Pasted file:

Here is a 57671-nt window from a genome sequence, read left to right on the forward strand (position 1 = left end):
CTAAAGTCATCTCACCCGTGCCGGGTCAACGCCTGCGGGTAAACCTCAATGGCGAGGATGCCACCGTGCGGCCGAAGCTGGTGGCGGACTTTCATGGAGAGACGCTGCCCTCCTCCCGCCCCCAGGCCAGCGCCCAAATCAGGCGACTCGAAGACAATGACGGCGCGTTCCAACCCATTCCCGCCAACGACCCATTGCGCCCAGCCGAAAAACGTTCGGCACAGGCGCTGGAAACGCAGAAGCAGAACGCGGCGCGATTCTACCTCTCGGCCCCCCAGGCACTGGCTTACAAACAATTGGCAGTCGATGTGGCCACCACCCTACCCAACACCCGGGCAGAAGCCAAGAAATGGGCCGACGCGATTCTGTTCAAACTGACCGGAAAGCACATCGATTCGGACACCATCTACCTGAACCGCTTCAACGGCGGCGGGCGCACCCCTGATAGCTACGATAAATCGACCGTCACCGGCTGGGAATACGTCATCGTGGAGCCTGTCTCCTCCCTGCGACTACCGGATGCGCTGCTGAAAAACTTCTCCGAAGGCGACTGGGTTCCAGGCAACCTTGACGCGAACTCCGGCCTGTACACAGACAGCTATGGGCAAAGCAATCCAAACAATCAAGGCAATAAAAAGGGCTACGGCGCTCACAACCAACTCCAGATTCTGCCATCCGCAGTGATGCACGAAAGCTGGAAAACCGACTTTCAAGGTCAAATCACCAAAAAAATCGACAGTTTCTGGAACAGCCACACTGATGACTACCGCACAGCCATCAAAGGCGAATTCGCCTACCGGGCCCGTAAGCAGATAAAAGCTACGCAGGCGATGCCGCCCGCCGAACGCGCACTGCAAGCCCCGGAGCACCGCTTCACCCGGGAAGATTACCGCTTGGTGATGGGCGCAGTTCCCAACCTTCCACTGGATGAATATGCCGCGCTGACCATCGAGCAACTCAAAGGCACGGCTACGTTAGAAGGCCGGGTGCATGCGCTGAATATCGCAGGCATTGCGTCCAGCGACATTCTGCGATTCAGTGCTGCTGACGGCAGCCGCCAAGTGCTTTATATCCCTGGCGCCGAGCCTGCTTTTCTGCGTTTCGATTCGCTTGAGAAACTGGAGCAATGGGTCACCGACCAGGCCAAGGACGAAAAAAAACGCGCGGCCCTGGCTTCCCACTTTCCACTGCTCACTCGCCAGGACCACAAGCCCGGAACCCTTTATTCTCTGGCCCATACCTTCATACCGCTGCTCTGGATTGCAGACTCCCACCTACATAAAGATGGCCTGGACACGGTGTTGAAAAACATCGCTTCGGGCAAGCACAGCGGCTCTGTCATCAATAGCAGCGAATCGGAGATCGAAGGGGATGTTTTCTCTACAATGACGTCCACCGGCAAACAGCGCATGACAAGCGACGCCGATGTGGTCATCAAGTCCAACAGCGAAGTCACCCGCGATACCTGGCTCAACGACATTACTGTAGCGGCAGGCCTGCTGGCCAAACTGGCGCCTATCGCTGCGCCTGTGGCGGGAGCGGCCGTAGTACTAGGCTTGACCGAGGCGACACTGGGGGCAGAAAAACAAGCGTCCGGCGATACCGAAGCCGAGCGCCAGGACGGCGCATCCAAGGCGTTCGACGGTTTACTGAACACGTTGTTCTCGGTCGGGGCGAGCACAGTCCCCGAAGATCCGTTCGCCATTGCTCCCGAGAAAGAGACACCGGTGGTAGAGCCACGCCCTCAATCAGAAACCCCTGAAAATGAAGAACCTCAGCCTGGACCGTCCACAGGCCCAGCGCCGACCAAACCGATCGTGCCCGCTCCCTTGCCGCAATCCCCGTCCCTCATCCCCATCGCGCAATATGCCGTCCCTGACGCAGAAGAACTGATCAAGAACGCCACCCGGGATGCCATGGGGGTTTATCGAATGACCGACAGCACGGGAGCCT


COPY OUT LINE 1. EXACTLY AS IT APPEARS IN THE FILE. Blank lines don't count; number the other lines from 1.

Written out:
Here is a 57671-nt window from a genome sequence, read left to right on the forward strand (position 1 = left end):